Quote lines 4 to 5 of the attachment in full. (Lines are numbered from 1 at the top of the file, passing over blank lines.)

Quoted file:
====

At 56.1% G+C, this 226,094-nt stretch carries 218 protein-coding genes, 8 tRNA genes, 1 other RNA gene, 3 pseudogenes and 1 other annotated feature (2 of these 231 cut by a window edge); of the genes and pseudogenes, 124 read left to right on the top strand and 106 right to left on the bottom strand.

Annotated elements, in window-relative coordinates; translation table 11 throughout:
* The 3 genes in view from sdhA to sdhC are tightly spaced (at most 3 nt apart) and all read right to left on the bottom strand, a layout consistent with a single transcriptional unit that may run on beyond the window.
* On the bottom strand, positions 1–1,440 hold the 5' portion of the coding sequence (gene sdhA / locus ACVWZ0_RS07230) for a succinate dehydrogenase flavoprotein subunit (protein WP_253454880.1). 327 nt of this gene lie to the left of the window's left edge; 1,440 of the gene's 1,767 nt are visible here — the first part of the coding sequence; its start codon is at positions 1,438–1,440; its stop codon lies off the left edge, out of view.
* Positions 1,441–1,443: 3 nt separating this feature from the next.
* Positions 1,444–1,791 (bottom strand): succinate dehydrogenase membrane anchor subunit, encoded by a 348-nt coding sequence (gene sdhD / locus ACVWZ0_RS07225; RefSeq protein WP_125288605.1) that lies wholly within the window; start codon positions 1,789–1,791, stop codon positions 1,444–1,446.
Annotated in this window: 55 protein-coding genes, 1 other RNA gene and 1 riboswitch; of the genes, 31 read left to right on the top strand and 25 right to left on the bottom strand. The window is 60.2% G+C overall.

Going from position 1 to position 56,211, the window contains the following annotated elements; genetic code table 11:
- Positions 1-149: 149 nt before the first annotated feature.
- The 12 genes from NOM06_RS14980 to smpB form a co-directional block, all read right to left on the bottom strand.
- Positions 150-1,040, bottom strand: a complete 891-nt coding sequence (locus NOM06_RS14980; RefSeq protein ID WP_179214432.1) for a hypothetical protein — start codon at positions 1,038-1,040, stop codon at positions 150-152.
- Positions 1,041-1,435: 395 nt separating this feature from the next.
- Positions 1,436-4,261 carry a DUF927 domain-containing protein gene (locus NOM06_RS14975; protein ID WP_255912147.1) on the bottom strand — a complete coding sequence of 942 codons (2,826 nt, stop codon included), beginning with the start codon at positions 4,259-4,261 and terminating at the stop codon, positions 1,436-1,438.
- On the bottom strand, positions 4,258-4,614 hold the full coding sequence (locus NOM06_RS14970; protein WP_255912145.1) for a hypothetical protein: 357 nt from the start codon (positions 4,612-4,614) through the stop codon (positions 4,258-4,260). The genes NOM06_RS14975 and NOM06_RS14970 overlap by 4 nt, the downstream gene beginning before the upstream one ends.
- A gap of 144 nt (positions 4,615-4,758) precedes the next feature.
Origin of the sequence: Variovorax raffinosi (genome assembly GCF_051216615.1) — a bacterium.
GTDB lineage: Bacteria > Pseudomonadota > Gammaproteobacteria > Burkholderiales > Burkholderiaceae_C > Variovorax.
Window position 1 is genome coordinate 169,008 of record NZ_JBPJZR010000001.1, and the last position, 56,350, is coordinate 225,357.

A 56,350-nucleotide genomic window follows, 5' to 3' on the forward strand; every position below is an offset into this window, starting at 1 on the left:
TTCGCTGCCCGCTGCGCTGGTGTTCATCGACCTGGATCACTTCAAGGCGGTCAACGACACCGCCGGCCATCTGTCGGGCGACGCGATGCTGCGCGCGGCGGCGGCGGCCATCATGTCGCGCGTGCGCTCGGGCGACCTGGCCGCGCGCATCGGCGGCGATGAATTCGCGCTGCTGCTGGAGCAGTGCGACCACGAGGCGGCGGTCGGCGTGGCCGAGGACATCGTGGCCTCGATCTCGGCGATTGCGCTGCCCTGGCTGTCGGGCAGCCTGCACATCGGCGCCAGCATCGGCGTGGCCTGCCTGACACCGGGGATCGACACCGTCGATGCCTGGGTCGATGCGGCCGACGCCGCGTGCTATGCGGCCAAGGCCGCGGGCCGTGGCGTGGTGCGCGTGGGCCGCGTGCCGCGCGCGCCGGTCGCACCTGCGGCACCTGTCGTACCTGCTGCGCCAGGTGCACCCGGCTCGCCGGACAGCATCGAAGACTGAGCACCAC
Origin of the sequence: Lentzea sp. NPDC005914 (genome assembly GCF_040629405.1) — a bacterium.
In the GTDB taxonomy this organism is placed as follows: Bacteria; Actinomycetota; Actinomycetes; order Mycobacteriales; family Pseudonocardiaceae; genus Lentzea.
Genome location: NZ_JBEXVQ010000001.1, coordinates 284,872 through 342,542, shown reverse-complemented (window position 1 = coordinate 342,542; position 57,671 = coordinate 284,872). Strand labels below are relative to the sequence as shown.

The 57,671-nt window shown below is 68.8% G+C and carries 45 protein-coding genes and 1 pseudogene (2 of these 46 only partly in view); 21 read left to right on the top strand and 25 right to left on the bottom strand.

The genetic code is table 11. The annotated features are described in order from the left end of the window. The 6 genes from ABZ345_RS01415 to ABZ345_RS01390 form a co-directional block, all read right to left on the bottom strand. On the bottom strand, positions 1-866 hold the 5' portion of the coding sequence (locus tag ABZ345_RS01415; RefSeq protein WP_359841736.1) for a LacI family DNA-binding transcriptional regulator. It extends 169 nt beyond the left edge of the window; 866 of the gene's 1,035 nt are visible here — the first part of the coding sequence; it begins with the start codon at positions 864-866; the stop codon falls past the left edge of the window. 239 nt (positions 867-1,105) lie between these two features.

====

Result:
* On the bottom strand, positions 1–1,440 hold the 5' portion of the coding sequence (gene sdhA / locus ACVWZ0_RS07230) for a succinate dehydrogenase flavoprotein subunit (protein WP_253454880.1). 327 nt of this gene lie to the left of the window's left edge; 1,440 of the gene's 1,767 nt are visible here — the first part of the coding sequence; its start codon is at positions 1,438–1,440; its stop codon lies off the left edge, out of view.
* Positions 1,441–1,443: 3 nt separating this feature from the next.